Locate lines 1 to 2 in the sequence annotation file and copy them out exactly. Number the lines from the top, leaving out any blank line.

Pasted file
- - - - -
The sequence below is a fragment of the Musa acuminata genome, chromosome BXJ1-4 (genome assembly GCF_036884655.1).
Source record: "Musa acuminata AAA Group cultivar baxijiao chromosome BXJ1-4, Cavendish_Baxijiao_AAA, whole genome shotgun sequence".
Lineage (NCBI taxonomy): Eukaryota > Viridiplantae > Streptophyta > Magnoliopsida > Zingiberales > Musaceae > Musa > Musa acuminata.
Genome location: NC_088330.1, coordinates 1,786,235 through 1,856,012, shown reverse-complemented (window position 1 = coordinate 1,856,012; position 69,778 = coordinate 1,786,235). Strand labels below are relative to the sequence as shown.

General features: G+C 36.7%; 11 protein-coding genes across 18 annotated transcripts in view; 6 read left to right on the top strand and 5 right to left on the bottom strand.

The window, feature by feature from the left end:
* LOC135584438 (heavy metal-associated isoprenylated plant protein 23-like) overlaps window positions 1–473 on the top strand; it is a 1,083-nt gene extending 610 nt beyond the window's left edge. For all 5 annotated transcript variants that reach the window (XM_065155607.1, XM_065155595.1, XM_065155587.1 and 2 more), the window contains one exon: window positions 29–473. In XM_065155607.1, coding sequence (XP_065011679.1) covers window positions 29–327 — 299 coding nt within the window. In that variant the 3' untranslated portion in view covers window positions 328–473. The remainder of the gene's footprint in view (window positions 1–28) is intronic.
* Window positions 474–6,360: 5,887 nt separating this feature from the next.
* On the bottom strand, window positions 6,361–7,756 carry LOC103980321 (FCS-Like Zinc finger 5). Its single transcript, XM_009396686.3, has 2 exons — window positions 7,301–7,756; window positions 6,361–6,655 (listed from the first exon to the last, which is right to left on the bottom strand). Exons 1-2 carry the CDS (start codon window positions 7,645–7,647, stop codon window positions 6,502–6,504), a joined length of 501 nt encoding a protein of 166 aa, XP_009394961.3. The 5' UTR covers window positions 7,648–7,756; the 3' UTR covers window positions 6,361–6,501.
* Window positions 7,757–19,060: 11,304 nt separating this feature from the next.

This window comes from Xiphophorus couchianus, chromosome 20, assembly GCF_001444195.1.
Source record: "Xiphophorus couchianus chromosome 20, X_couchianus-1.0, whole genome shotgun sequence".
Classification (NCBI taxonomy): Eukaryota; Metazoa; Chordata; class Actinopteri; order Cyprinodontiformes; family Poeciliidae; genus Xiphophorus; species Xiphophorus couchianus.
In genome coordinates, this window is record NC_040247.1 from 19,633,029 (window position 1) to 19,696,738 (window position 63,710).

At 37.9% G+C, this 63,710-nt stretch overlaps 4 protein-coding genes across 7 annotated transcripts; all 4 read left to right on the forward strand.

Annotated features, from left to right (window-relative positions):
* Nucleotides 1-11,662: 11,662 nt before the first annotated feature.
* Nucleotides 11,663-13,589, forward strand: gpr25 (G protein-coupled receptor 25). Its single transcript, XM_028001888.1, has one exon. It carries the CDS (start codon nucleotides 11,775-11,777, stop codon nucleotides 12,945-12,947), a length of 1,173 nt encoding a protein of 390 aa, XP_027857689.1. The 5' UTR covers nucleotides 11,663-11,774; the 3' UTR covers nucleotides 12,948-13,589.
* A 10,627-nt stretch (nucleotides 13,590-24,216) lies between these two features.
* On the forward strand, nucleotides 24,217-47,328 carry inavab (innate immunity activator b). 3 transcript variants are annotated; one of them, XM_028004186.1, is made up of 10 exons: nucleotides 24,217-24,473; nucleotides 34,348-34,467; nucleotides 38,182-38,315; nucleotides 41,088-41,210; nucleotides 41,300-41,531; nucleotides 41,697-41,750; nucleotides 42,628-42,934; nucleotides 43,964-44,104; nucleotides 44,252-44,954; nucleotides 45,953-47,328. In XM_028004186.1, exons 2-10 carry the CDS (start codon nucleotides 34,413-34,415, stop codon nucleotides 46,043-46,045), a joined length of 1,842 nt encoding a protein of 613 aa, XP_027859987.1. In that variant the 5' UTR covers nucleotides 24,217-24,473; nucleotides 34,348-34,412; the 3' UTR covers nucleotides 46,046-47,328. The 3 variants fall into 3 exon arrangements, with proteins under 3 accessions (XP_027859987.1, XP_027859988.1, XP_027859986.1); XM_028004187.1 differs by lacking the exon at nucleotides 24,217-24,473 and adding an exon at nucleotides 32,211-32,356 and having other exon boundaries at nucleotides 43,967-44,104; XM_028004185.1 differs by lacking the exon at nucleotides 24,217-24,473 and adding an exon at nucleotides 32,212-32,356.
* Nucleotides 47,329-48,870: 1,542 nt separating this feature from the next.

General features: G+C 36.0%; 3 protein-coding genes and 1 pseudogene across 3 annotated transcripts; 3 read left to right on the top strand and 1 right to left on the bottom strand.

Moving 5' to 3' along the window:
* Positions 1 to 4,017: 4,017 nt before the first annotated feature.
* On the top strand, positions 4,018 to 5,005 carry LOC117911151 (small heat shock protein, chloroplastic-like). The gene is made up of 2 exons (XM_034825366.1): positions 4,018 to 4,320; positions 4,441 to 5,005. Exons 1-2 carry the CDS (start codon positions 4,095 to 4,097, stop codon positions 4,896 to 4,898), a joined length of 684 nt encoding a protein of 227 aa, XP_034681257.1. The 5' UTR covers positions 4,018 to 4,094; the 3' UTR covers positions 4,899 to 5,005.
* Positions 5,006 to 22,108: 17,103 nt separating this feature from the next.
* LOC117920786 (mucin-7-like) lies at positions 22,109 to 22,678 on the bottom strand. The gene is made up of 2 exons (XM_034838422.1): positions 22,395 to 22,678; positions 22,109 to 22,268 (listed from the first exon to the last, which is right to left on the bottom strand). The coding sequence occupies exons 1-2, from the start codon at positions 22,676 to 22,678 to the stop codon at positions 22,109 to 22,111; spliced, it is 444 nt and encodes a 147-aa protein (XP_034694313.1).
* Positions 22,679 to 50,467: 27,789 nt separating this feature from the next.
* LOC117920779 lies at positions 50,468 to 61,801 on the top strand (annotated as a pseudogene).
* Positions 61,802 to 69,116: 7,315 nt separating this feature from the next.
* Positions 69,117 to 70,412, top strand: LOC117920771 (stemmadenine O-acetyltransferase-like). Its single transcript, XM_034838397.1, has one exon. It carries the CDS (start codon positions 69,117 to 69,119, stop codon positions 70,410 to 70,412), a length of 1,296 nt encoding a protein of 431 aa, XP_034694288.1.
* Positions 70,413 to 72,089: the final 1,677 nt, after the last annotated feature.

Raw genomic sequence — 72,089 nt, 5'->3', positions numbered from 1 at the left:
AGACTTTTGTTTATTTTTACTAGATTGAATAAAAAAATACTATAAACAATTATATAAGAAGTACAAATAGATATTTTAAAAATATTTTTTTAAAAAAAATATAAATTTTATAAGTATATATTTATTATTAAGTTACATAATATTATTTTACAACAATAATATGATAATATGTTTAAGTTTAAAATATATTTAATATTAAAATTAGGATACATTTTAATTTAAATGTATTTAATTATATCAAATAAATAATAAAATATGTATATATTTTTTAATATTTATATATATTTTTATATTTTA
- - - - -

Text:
The sequence below is a fragment of the Musa acuminata genome, chromosome BXJ1-4 (genome assembly GCF_036884655.1).
Source record: "Musa acuminata AAA Group cultivar baxijiao chromosome BXJ1-4, Cavendish_Baxijiao_AAA, whole genome shotgun sequence".